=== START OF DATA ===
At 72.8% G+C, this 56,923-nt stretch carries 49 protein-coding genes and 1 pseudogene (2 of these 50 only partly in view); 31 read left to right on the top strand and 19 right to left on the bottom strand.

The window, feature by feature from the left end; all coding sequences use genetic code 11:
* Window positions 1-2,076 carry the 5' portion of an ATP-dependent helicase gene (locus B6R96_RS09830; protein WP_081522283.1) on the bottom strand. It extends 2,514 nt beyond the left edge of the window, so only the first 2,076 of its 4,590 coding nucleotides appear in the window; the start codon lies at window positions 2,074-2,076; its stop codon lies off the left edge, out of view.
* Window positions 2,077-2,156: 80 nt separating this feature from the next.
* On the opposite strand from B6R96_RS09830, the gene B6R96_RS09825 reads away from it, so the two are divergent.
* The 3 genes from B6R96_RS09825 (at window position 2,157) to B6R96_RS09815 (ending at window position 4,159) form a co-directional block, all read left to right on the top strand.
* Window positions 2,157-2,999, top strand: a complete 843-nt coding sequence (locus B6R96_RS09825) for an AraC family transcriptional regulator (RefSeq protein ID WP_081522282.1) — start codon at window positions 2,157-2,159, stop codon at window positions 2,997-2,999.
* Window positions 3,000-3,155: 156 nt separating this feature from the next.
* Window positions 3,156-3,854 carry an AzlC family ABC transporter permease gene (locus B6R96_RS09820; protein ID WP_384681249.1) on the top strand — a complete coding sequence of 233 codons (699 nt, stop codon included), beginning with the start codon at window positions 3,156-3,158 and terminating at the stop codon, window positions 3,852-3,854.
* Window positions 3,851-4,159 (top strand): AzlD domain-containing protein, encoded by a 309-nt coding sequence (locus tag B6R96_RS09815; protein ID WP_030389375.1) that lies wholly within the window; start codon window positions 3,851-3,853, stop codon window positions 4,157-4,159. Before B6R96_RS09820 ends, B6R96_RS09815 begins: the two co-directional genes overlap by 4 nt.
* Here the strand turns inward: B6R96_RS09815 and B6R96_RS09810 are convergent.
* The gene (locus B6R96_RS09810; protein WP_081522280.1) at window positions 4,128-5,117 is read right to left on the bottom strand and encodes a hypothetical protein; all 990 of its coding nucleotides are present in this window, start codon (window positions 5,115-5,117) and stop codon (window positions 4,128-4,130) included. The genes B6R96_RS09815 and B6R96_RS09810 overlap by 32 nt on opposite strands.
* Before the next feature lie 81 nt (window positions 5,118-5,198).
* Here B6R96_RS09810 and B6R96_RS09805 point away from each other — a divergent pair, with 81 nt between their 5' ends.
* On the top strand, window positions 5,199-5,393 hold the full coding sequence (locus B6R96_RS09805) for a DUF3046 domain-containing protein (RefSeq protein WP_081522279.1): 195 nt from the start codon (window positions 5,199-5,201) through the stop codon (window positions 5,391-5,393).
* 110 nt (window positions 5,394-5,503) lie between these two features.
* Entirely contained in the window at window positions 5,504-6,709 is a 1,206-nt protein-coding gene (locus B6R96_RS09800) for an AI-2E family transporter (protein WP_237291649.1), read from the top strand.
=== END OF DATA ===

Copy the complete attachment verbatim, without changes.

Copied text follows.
At 72.8% G+C, this 56,923-nt stretch carries 49 protein-coding genes and 1 pseudogene (2 of these 50 only partly in view); 31 read left to right on the top strand and 19 right to left on the bottom strand.

The window, feature by feature from the left end; all coding sequences use genetic code 11:
* Window positions 1-2,076 carry the 5' portion of an ATP-dependent helicase gene (locus B6R96_RS09830; protein WP_081522283.1) on the bottom strand. It extends 2,514 nt beyond the left edge of the window, so only the first 2,076 of its 4,590 coding nucleotides appear in the window; the start codon lies at window positions 2,074-2,076; its stop codon lies off the left edge, out of view.
* Window positions 2,077-2,156: 80 nt separating this feature from the next.
* On the opposite strand from B6R96_RS09830, the gene B6R96_RS09825 reads away from it, so the two are divergent.
* The 3 genes from B6R96_RS09825 (at window position 2,157) to B6R96_RS09815 (ending at window position 4,159) form a co-directional block, all read left to right on the top strand.
* Window positions 2,157-2,999, top strand: a complete 843-nt coding sequence (locus B6R96_RS09825) for an AraC family transcriptional regulator (RefSeq protein ID WP_081522282.1) — start codon at window positions 2,157-2,159, stop codon at window positions 2,997-2,999.
* Window positions 3,000-3,155: 156 nt separating this feature from the next.
* Window positions 3,156-3,854 carry an AzlC family ABC transporter permease gene (locus B6R96_RS09820; protein ID WP_384681249.1) on the top strand — a complete coding sequence of 233 codons (699 nt, stop codon included), beginning with the start codon at window positions 3,156-3,158 and terminating at the stop codon, window positions 3,852-3,854.
* Window positions 3,851-4,159 (top strand): AzlD domain-containing protein, encoded by a 309-nt coding sequence (locus tag B6R96_RS09815; protein ID WP_030389375.1) that lies wholly within the window; start codon window positions 3,851-3,853, stop codon window positions 4,157-4,159. Before B6R96_RS09820 ends, B6R96_RS09815 begins: the two co-directional genes overlap by 4 nt.
* Here the strand turns inward: B6R96_RS09815 and B6R96_RS09810 are convergent.
* The gene (locus B6R96_RS09810; protein WP_081522280.1) at window positions 4,128-5,117 is read right to left on the bottom strand and encodes a hypothetical protein; all 990 of its coding nucleotides are present in this window, start codon (window positions 5,115-5,117) and stop codon (window positions 4,128-4,130) included. The genes B6R96_RS09815 and B6R96_RS09810 overlap by 32 nt on opposite strands.
* Before the next feature lie 81 nt (window positions 5,118-5,198).
* Here B6R96_RS09810 and B6R96_RS09805 point away from each other — a divergent pair, with 81 nt between their 5' ends.
* On the top strand, window positions 5,199-5,393 hold the full coding sequence (locus B6R96_RS09805) for a DUF3046 domain-containing protein (RefSeq protein WP_081522279.1): 195 nt from the start codon (window positions 5,199-5,201) through the stop codon (window positions 5,391-5,393).
* 110 nt (window positions 5,394-5,503) lie between these two features.
* Entirely contained in the window at window positions 5,504-6,709 is a 1,206-nt protein-coding gene (locus B6R96_RS09800) for an AI-2E family transporter (protein WP_237291649.1), read from the top strand.